Research your proposed publication and its agenda and aesthetic. Who is its audience and how is photography used to communicate ideas?

The Big Issue are a not for profit based publication and independent publishin company, their ethic is to help the disadvantaged while providing a slightly irreverent view on culture, current affairs, lifestyle news and opinion.  It is edited by a Walkley award winning journalist and author.

The Big Issue is an Australia wide paper publication with a well established web presence, whose articles are mostly targeted at those interested current affairs and other social issues. Photographs are used in nearly all articles, with many having several supporting images to convey the relevant message of the author.

Write a persuasive pitch explaining why your proposed publication might be interested in publishing your story. Explain why it would be of interest to their readers and what knowledge, skills and access to your subject you have that makes you qualified to shoot it.

I believe that the Big Issue will appreciate the point of view of my essay, as quite often motorcycling is seen as a young person’s activity, and frequently, the valuable social activity aspect for older Austrlaians is not widely known.  I hope to present it in a way that shows the fun times and some of the Ulysses motto of ‘grow old disgracefully”. With an aging population, the social interaction needs of older Australians is quite topical and can create interesting discussions among a wide cross section of society.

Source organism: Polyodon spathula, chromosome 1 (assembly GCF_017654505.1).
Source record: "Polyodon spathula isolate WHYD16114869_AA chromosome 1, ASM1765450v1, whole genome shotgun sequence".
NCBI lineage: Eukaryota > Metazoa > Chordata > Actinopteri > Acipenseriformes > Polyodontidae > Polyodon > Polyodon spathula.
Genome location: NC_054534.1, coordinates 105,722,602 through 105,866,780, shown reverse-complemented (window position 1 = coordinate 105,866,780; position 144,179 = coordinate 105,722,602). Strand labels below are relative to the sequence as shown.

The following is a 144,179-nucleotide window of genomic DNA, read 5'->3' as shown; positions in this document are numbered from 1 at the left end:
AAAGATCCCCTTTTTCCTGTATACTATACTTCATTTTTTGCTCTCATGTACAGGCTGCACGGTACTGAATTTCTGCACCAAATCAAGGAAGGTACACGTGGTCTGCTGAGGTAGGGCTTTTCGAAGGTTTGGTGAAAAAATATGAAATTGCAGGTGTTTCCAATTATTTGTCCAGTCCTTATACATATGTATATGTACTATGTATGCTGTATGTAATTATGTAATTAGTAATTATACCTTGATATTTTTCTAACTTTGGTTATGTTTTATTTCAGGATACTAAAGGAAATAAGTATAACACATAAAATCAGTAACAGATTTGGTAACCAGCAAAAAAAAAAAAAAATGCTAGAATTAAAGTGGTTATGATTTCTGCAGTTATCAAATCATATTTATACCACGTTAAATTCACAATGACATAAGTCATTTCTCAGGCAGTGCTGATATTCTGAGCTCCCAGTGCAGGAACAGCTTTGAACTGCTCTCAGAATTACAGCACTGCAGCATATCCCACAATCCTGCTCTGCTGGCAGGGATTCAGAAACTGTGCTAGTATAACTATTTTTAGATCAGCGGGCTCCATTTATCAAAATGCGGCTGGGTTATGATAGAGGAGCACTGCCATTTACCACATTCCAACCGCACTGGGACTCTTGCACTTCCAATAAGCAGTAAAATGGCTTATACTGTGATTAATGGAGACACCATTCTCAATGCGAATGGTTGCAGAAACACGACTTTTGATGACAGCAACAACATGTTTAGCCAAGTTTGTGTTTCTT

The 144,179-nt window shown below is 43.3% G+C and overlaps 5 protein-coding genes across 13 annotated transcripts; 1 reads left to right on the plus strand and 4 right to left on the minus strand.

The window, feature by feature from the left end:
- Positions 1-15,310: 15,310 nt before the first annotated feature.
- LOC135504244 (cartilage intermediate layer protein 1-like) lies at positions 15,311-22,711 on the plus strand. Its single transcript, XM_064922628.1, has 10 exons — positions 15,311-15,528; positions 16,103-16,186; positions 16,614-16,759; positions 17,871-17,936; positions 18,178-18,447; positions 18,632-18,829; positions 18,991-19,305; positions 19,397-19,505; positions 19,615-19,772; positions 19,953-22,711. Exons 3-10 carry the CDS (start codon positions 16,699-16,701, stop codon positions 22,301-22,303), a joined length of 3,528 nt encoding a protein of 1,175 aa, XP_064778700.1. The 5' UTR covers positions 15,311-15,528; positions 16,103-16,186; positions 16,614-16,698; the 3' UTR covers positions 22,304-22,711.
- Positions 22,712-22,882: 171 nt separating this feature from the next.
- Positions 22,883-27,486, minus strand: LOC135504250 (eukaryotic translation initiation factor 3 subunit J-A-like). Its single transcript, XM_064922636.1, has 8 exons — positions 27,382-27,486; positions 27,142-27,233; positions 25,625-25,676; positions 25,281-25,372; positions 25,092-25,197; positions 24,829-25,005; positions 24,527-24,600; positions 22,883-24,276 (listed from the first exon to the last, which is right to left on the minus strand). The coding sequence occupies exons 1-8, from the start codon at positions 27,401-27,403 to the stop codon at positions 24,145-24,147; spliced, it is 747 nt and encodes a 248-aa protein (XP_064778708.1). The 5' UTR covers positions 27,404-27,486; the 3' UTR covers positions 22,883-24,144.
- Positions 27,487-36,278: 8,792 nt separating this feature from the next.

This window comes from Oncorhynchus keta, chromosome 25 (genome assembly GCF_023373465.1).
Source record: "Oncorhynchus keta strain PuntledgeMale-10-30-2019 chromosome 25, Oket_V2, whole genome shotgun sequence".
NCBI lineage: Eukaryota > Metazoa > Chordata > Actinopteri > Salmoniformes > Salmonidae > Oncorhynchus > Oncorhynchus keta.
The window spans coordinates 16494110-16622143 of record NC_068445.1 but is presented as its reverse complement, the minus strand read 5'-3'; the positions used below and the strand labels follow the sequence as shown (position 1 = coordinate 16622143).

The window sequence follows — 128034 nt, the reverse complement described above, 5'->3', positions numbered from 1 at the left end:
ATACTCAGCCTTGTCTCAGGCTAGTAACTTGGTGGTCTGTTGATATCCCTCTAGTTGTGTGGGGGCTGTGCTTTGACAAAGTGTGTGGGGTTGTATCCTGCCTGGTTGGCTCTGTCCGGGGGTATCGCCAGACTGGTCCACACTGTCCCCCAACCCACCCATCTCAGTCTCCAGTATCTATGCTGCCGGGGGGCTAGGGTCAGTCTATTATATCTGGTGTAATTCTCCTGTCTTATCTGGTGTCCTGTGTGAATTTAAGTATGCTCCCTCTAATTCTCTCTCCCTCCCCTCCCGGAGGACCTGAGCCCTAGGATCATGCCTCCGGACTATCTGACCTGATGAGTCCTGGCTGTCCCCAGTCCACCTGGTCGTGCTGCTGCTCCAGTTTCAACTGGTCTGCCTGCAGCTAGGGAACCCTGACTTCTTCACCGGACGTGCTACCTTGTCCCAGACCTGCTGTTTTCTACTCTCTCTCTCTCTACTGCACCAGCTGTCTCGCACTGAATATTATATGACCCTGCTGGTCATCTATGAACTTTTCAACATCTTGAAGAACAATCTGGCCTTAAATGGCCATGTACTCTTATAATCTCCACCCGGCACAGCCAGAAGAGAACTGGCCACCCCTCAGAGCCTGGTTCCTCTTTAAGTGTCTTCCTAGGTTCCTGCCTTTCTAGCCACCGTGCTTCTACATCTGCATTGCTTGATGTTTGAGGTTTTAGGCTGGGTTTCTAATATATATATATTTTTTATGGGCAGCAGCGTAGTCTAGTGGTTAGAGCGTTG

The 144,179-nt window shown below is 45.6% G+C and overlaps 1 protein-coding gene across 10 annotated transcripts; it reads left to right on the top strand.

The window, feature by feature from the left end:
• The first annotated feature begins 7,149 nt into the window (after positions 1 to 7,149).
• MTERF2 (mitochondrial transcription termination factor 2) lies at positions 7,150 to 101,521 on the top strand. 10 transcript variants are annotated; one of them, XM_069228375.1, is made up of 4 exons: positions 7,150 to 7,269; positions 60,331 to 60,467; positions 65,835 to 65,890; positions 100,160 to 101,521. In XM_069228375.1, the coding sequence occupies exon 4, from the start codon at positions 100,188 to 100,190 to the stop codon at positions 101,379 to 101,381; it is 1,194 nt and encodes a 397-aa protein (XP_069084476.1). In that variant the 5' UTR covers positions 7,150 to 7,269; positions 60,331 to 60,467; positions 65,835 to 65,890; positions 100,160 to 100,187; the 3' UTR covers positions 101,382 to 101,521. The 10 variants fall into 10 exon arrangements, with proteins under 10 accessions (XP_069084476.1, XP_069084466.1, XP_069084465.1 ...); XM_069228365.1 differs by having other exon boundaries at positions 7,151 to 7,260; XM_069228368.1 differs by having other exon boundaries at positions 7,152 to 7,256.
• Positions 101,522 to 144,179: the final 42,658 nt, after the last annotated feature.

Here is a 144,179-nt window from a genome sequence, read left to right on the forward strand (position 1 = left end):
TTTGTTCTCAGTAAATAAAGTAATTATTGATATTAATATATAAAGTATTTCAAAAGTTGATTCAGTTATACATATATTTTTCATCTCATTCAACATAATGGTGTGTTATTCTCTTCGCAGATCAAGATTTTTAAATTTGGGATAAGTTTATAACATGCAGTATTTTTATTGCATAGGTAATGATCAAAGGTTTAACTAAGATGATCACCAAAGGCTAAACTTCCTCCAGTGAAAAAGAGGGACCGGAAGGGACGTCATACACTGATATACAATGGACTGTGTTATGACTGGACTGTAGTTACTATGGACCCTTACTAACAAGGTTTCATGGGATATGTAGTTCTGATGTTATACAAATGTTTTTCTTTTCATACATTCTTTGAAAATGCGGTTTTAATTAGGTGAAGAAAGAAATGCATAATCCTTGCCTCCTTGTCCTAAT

Write down the feedback you have received from your photo editor/lecturer and how it has helped you refine your story idea.

During discussions in class, it came to my attention that not many people were aware of motorcycle clubs as a social entity, and only a small number aware of the laws that are currently being rushed through several states.  After reflection on the discussions held, I decided to change the focus of my story to the social aspect of the Ulysses club for older Australians, as opposed to the absurdity of the various laws that were discussed.  I also realized that I was unaware of my of the independent media producers in Australia, so further research was required in that regard.

By changing the focus of my story, and making it a much more positive piece about a popular leisure activity, I hope to broaden the appeal and to be able to create more compelling images.